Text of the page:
Did you know that there are an estimated one million forklifts currently in use in the US? That leaves plenty of potential for accidents — in fact, OSHA reports that forklift accidents cause roughly 35,000 serious injuries and 85 fatal accidents every year. It’s also reported that nearly 25% of these accidents happen because of inadequate training. By revisiting forklift safety fundamentals and relaying this information through training and continuing education, managers can build and maintain a thriving culture of safety.
Since a good portion of forklift accidents happen because of poor training, it’s a good idea for warehouse managers to allow only those who are trained based on OSHA regulations, experienced and certified to operate a forklift. These employees need to have performance evaluated regularly (every few years or so) and organizations need to provide continuing education and training materials to keep the knowledge fresh in the minds of forklift operators.
Checking the forklift before every use needs to be a requirement, and any issues should be reported immediately and repaired before the equipment goes back out on the floor. Brakes, lights, the horn, and the steering wheel should be tested, tire and fluid levels need to be examined, and the forks should be inspected for damage.
Having a good view of what’s around the forklift makes it much easier to assess potential hazards and avoid accidents. Keep the forks low to the ground to avoid obstructing the view and make eye contact with pedestrians around the equipment. Tools like rear-view mirrors and headlights in darker work conditions also work to help keep operators (and other employees) safe while operating the forklift.
Invest In Floor Marking
Your facility should already have safety markings on the floors, but if that’s not the case, this process needs to be prioritized. The pedestrian flow of traffic needs to be separated from the areas where pedestrians can safely travel, and hazards along each path need to be clearly marked.
Whether it’s inventory or passengers, don’t carry more than the maximum on the forklift. Overloading a forklift can impact the counterweight and cause the equipment to fall forward, leading to loss or damage of inventory or even injury. The same is true for carrying passengers. Unless the forklift has an extra seat and is designed to hold another operator, nobody should be hitching rides. It’s also common sense, but bears repeating: Don’t lift anyone with the forks; there are safety platforms and cages designed for this specific purpose.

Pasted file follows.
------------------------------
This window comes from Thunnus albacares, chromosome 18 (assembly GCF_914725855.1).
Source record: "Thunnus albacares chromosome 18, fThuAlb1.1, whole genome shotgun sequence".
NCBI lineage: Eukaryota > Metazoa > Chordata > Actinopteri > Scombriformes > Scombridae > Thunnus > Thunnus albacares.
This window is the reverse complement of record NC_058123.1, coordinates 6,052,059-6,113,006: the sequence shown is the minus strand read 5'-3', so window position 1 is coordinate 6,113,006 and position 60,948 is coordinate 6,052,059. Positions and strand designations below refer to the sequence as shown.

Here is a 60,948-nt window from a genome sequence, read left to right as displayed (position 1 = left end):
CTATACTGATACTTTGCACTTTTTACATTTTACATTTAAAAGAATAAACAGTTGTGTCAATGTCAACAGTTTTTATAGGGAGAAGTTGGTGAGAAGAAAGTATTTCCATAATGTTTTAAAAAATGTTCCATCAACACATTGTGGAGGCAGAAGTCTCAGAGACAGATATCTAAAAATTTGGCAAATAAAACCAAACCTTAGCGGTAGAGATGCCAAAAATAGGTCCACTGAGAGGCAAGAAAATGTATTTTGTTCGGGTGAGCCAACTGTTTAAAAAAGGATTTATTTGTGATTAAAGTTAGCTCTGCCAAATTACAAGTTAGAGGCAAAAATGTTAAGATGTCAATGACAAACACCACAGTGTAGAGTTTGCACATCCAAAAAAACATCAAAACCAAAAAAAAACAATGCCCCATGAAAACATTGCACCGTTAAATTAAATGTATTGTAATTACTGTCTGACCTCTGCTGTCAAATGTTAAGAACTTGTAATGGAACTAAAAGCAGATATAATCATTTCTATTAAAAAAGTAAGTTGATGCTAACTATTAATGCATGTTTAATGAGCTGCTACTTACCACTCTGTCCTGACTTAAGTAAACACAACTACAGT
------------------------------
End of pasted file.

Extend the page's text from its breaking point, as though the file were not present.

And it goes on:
Every forklift has a center of gravity and is designed and built to have a suspension system that’s referred to as the stability triangle. The heavier the load, the further forward the center of gravity, and the bigger risk of tip over. When traveling with loads, keep them tilted backward and keep the forks low to the ground. Use bindings or tethers to secure the loads, and don’t overweight the forks.
Operate your equipment at recommended speeds, don’t stop or change direction when traveling at higher speeds, and watch for other equipment while operating the forklift. Just like driving on the road, there needs to be an appropriate distance between your equipment and others to ensure safe stopping. If a forklift starts to tip over, experts advise NOT to jump out — instead, you should stay in the vehicle and grip the steering wheel.
Designate Parking, Refueling, and Recharging Areas
There needs to be a designated space in your warehouse for equipment to be refueled, recharged, and parked between shifts. This helps to keep your forklifts off the floor and prevent hazards. Forklifts should also be refueled and recharged between each use; losing power or running out of fuel during operation or while a load is attached can quickly become a serious safety hazard.
Invest In Your Equipment
Forklifts that need repair or replacement need to be out of operation until they’re functioning properly. That means you need an equipment partner who will perform routine preventative maintenance and inspections of material handling equipment to minimize breakdowns. Better yet, that partner should be able to provide rental equipment to reduce downtime.
When it comes to the operational safety of the forklifts in your facility, don’t leave things to chance. Our technicians are OSHA trained, and Factory Certified in Hyundai and PowerBoss equipment — get in touch today, let’s create a culture of safety together.